The Largest Animal To Ever Roam The Earth
Reaching up to 100 feet long in some parts of the world, they are truly an amazing sight to see. Named for the blue glow that appears when they are near the surface, not because of their actual color which is gray. Listed as an endangered species with a worldwide population estimated to be from 10,000 to 20,000, the North-Eastern Pacific population is the largest concentration with approximately 2,000-3,000 individuals which makes Southern California easily the best place in the world to see blue whales. They are considered one of the summer species of whales seen off the coast of Orange County along with humpback, fin, and minke whales. The reason they show up here along Southern California is to feed on vast amounts of krill, the duration of blue whale season for us here all depends on how long we have krill in the water, we can sometimes see the same blue whales stick around for weeks at a time and can sometimes see blue whales pass right through the area without stopping. June holds the best odds of seeing them here although we do have sightings of blues throughout the summer but every year tends to vary based on the abundance of krill, if we had lots of wind and underwater upwelling prior to June, there's a good chance there will be lots of krill for them that was pushed up by the underwater canyons/currents.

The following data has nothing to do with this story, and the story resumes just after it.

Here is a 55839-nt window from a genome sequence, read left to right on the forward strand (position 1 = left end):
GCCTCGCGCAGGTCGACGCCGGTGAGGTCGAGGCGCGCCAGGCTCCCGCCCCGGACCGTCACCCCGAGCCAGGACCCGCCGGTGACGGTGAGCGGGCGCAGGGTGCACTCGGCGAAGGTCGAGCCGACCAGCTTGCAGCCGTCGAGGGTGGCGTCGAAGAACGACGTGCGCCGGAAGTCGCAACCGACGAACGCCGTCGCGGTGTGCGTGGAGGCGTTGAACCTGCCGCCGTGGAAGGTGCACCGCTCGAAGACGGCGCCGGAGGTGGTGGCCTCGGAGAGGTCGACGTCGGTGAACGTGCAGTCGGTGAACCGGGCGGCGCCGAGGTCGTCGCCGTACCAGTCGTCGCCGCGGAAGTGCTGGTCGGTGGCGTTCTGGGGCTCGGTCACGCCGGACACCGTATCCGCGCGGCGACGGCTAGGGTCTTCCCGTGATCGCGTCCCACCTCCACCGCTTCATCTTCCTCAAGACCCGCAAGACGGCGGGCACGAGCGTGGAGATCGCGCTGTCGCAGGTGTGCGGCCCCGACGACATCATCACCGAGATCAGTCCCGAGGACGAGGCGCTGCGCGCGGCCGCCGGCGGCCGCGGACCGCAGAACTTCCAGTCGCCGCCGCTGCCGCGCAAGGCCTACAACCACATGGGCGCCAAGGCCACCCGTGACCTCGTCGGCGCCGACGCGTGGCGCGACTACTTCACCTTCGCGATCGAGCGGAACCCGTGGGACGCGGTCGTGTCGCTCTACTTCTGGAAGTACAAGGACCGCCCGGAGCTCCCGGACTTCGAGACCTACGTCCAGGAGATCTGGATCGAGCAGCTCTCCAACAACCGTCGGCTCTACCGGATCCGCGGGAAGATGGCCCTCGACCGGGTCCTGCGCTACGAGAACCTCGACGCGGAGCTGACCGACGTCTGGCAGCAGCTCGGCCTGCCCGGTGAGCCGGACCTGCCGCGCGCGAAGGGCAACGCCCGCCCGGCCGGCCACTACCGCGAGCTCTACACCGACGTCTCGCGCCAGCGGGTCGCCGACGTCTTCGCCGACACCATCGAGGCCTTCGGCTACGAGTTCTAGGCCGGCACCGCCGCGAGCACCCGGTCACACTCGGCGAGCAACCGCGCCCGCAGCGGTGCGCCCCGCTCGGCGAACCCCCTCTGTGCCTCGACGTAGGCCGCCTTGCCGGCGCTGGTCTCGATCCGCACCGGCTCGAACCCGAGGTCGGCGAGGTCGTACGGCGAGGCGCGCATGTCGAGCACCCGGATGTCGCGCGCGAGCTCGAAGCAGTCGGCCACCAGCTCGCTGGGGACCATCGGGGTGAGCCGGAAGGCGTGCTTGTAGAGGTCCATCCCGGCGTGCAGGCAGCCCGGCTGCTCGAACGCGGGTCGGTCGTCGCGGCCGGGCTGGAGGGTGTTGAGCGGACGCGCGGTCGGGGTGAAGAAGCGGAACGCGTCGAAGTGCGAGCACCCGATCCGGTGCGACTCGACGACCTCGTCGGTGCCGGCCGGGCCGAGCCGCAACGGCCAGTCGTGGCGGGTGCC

A Blue Whale's Breath
With such a massive animal comes with lots of oxygen needed to keep it alive. After holding its breath for up to around 25 minutes but typically 5-10 minutes, the whale will usually surface for several breaths while at the surface creating a large spout caused by the exhale of the lungs. This exhale can be up to 40 feet tall and be visible from up to 5 miles away depending on ocean conditions/visibility.
The Propulsion Of Such A Large Creature
In order for a blue whale to move through the water, it takes a massive tail (up to 25 feet wide) which is the same size or larger than some boats are long. The powerhouse of a blue whale, its tail, transferring up and down motion to the flukes allowing it to reach burst speeds of up to 20 mph.
Did you know?
The first ever aerial of blue whales nursing was filmed 1 mile off the coast of Newport Beach? Filmed in the summer of 2015.